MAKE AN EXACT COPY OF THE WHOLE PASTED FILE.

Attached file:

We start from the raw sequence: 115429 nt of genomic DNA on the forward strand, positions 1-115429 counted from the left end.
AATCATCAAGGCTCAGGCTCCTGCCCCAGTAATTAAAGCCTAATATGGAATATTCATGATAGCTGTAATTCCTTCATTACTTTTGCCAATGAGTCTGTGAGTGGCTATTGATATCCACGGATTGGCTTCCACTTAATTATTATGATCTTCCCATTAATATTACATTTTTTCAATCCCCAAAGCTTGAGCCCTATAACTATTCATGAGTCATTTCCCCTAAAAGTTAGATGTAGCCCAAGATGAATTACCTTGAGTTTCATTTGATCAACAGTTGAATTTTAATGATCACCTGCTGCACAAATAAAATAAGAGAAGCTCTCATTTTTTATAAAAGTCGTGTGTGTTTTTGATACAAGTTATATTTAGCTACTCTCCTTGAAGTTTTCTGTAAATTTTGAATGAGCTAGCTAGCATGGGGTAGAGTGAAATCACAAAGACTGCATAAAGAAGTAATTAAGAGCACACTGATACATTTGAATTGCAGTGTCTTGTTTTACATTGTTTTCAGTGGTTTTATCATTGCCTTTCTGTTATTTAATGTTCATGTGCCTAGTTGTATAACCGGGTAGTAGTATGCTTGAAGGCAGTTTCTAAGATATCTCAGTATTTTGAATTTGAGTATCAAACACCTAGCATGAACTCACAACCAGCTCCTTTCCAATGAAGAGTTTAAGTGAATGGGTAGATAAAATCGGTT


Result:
We start from the raw sequence: 115429 nt of genomic DNA on the forward strand, positions 1-115429 counted from the left end.
AATCATCAAGGCTCAGGCTCCTGCCCCAGTAATTAAAGCCTAATATGGAATATTCATGATAGCTGTAATTCCTTCATTACTTTTGCCAATGAGTCTGTGAGTGGCTATTGATATCCACGGATTGGCTTCCACTTAATTATTATGATCTTCCCATTAATATTACATTTTTTCAATCCCCAAAGCTTGAGCCCTATAACTATTCATGAGTCATTTCCCCTAAAAGTTAGATGTAGCCCAAGATGAATTACCTTGAGTTTCATTTGATCAACAGTTGAATTTTAATGATCACCTGCTGCACAAATAAAATAAGAGAAGCTCTCATTTTTTATAAAAGTCGTGTGTGTTTTTGATACAAGTTATATTTAGCTACTCTCCTTGAAGTTTTCTGTAAATTTTGAATGAGCTAGCTAGCATGGGGTAGAGTGAAATCACAAAGACTGCATAAAGAAGTAATTAAGAGCACACTGATACATTTGAATTGCAGTGTCTTGTTTTACATTGTTTTCAGTGGTTTTATCATTGCCTTTCTGTTATTTAATGTTCATGTGCCTAGTTGTATAACCGGGTAGTAGTATGCTTGAAGGCAGTTTCTAAGATATCTCAGTATTTTGAATTTGAGTATCAAACACCTAGCATGAACTCACAACCAGCTCCTTTCCAATGAAGAGTTTAAGTGAATGGGTAGATAAAATCGGTT